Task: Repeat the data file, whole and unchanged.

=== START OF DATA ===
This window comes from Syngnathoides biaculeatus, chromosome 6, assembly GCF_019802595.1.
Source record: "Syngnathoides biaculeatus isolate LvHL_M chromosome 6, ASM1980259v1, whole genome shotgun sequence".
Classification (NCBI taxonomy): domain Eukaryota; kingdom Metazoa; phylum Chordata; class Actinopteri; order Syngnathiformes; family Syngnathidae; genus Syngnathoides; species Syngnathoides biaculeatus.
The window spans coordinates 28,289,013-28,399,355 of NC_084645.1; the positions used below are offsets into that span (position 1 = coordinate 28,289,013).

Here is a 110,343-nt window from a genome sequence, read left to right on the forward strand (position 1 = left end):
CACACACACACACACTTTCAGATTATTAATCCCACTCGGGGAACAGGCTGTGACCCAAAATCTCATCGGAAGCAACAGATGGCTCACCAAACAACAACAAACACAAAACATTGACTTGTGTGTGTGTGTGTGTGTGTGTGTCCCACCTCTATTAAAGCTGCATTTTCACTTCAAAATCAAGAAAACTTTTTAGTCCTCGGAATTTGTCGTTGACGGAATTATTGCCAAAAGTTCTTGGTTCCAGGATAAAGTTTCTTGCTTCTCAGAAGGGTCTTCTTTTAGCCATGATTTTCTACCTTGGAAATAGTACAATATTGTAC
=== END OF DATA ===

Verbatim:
This window comes from Syngnathoides biaculeatus, chromosome 6, assembly GCF_019802595.1.
Source record: "Syngnathoides biaculeatus isolate LvHL_M chromosome 6, ASM1980259v1, whole genome shotgun sequence".
Classification (NCBI taxonomy): domain Eukaryota; kingdom Metazoa; phylum Chordata; class Actinopteri; order Syngnathiformes; family Syngnathidae; genus Syngnathoides; species Syngnathoides biaculeatus.
The window spans coordinates 28,289,013-28,399,355 of NC_084645.1; the positions used below are offsets into that span (position 1 = coordinate 28,289,013).

Here is a 110,343-nt window from a genome sequence, read left to right on the forward strand (position 1 = left end):
CACACACACACACACTTTCAGATTATTAATCCCACTCGGGGAACAGGCTGTGACCCAAAATCTCATCGGAAGCAACAGATGGCTCACCAAACAACAACAAACACAAAACATTGACTTGTGTGTGTGTGTGTGTGTGTGTGTCCCACCTCTATTAAAGCTGCATTTTCACTTCAAAATCAAGAAAACTTTTTAGTCCTCGGAATTTGTCGTTGACGGAATTATTGCCAAAAGTTCTTGGTTCCAGGATAAAGTTTCTTGCTTCTCAGAAGGGTCTTCTTTTAGCCATGATTTTCTACCTTGGAAATAGTACAATATTGTAC